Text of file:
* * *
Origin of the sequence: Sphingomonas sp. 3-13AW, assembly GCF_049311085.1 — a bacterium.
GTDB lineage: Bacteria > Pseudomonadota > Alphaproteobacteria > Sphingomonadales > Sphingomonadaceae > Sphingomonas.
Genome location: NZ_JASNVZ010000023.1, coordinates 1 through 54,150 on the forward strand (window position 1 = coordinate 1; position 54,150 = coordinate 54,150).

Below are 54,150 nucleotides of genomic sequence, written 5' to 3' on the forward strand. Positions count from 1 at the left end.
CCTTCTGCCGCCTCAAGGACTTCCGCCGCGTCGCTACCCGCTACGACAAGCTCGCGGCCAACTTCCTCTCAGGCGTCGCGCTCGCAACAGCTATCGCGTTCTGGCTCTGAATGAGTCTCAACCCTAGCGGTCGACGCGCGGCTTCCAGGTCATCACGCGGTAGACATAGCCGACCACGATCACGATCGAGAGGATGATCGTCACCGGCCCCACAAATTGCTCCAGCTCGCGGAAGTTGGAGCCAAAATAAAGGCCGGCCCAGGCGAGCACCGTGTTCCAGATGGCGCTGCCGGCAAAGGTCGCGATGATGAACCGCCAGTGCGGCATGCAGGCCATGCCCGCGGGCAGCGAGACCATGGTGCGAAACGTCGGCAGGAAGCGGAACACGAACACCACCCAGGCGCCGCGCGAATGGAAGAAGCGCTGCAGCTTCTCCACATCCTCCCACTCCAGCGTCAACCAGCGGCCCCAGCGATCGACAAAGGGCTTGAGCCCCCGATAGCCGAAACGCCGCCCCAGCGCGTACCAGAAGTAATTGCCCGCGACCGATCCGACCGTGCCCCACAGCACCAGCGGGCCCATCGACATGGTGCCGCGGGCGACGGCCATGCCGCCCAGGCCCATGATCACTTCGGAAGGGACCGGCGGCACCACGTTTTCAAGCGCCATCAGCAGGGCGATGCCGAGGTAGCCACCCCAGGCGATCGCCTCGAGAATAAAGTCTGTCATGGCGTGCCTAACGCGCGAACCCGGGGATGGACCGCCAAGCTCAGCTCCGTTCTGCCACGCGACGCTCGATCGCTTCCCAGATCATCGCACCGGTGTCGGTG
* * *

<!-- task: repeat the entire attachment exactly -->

Origin of the sequence: Sphingomonas sp. 3-13AW, assembly GCF_049311085.1 — a bacterium.
GTDB lineage: Bacteria > Pseudomonadota > Alphaproteobacteria > Sphingomonadales > Sphingomonadaceae > Sphingomonas.
Genome location: NZ_JASNVZ010000023.1, coordinates 1 through 54,150 on the forward strand (window position 1 = coordinate 1; position 54,150 = coordinate 54,150).

Below are 54,150 nucleotides of genomic sequence, written 5' to 3' on the forward strand. Positions count from 1 at the left end.
CCTTCTGCCGCCTCAAGGACTTCCGCCGCGTCGCTACCCGCTACGACAAGCTCGCGGCCAACTTCCTCTCAGGCGTCGCGCTCGCAACAGCTATCGCGTTCTGGCTCTGAATGAGTCTCAACCCTAGCGGTCGACGCGCGGCTTCCAGGTCATCACGCGGTAGACATAGCCGACCACGATCACGATCGAGAGGATGATCGTCACCGGCCCCACAAATTGCTCCAGCTCGCGGAAGTTGGAGCCAAAATAAAGGCCGGCCCAGGCGAGCACCGTGTTCCAGATGGCGCTGCCGGCAAAGGTCGCGATGATGAACCGCCAGTGCGGCATGCAGGCCATGCCCGCGGGCAGCGAGACCATGGTGCGAAACGTCGGCAGGAAGCGGAACACGAACACCACCCAGGCGCCGCGCGAATGGAAGAAGCGCTGCAGCTTCTCCACATCCTCCCACTCCAGCGTCAACCAGCGGCCCCAGCGATCGACAAAGGGCTTGAGCCCCCGATAGCCGAAACGCCGCCCCAGCGCGTACCAGAAGTAATTGCCCGCGACCGATCCGACCGTGCCCCACAGCACCAGCGGGCCCATCGACATGGTGCCGCGGGCGACGGCCATGCCGCCCAGGCCCATGATCACTTCGGAAGGGACCGGCGGCACCACGTTTTCAAGCGCCATCAGCAGGGCGATGCCGAGGTAGCCACCCCAGGCGATCGCCTCGAGAATAAAGTCTGTCATGGCGTGCCTAACGCGCGAACCCGGGGATGGACCGCCAAGCTCAGCTCCGTTCTGCCACGCGACGCTCGATCGCTTCCCAGATCATCGCACCGGTGTCGGTG